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When toys were magical without being pricey

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  • Writer: Meaningful presents for children don't require lots of cash
  • In her childhood, presents that required imagination and creativity were favorites
  • She says joy "came from playing with people who loved me," not the toy itself
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By Christy Oglesby
CNN
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(CNN) -- Athleticism goes a long way in picking a spouse when you're just a child. While playing a jumping-rope game, I missed when my friends called out "Marcus." Now I was destined to marry the snottiest boy in second grade and probably in the whole wide world.

Gifts like jump-ropes and crayons may be inexpensive, but they bring joy to childhood, a writer says.

Gifts like jump-ropes and crayons may be inexpensive, but they bring joy to childhood, a writer says.

I was hellbent on not having a lousy reception. So I was leaping my little 7-year-old heart out.

As my playmates chanted menu options, I focused on my footwork. I needed to guarantee that my wedding guests ate well.

"TUR-key! CHICK-en! Ol' DEAD dog! TUR-key! CHICK-en! Ol' DEAD dog! Turkeychickenoldeaddog-turkeychickenoldeaddog!" They turned the rope faster, but my cadence was perfect. I would not miss on canine carcass.

Thirty-four years have passed, but I remember planning my future in the driveway of my childhood home. That unforgettable memory came from a rope that my mother might have paid $2 for at the corner T.G.&Y. More likely, it was a construction castoff from my grandpa the carpenter.

But what's certain is that meaningful presents for children don't require lots of cash. Give it in love, make sure it requires creativity or imagination, and you're golden. (Oh, and these days, you have to check it for lead.)

Look, I'm the mom of a 9-year-old testosterone-drenched boy. I get the blinky-light-deafening-surround-sound-battery-powered-gotta-have-the-latest-hottest-gizmo-cuz-everyone-else-has-one craze. But for the next 450 words, you 40-somethings indulge me.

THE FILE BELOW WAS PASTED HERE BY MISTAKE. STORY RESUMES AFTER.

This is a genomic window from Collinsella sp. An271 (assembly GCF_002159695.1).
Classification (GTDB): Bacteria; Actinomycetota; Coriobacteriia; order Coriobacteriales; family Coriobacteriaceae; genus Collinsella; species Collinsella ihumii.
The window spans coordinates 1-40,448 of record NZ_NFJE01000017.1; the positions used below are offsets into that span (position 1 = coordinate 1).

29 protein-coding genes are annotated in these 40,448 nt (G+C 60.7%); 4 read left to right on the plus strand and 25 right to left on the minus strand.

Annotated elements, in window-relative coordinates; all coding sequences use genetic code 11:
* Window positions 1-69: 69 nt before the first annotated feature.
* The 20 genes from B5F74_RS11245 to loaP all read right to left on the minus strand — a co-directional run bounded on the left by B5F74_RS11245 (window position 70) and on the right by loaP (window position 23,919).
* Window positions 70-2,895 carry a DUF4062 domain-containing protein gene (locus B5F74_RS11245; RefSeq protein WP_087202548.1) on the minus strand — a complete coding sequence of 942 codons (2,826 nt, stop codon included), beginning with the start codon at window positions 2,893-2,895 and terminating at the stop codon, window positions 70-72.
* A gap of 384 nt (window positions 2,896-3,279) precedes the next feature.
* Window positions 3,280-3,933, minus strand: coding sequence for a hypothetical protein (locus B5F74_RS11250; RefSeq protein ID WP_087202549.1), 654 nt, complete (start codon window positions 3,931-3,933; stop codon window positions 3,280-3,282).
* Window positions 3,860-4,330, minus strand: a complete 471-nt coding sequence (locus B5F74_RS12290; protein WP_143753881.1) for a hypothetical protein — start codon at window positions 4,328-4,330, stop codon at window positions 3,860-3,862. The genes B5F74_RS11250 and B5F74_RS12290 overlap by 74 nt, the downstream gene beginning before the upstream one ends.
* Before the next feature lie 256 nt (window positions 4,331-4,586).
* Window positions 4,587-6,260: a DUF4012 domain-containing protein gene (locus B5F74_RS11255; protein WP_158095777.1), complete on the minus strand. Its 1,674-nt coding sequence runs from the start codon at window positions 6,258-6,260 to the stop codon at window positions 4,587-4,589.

Was your childhood any less fun without a remote-controlled Dinoraptor? Was your 10th year of life horrible because you didn't stand in front of a flat screen and pretend to bowl?

Stop contemplating pricey Wiis, or the hand-held electronics that feed Junior's myopia, or the cranberry-colored Nano, and go back with me.

Do you remember the first time you got the 64-pack of Crayolas? You'd gotten a box of two dozen crayons before. But this one had cornflower, goldenrod and sienna! There were five shades of yellow, and what's that in the back? A sharpener! See what kids want for Christmas this year

My hefty, creaky grandmother crawled under the kitchen table to draw with me. Then she taped my masterpieces to the front of her avocado-green refrigerator.

The year my older sister got Monopoly was fabulous! My divorced mom, who always had to juggle at least three jobs, found time to sit at the Formica kitchen table and build an empire starting with Connecticut Avenue and the Pennsylvania Railroad. Did you Hula Hoop? Or did you pick up your cat's eye and take a break from "keepsies" to watch someone move the hoop from her hips to her neck to her fingertips?

Be it a board game, marbles, a jump-rope or a pack of crayons, none of them cost more than $10. But if you think about it, I bet you remember the names of the kids with whom you played. I bet you remember a particularly intense game of Scrabble.

I remember that the joy wasn't from the toy. It came from playing with people who loved me, like my mom, sister and grandma.

I'm not putting down the blinking, electronic $450 gizmos. I'm not saying your child won't remember their hefty, creaky grandma playing Wii tennis with them three decades from now.

But try this. Go on and get Junior that pricey thing he just has to have. Then think about a great game from your childhood that didn't cost as much as a monthly car payment. Throw in a jump-rope too, or a paddle ball.

Put the BlackBerry down, refuse to let the PlayStation baby-sit the kids. And see if you can out-Hula Hoop your daughter. Show her what fun was like back in the day. She'll remember it for a long time to come, and you'll have cash to spare.

And by the way, I'm a helluva jumper. The bad luck ended with Marcus. My fake future turned out pretty nicely. The wedding would be in June. I'd arrive at the altar in a pink gown. Guests would be feted with chicken. And we'd have 27 children -- all of whom would need Mucinex.

All About Toys

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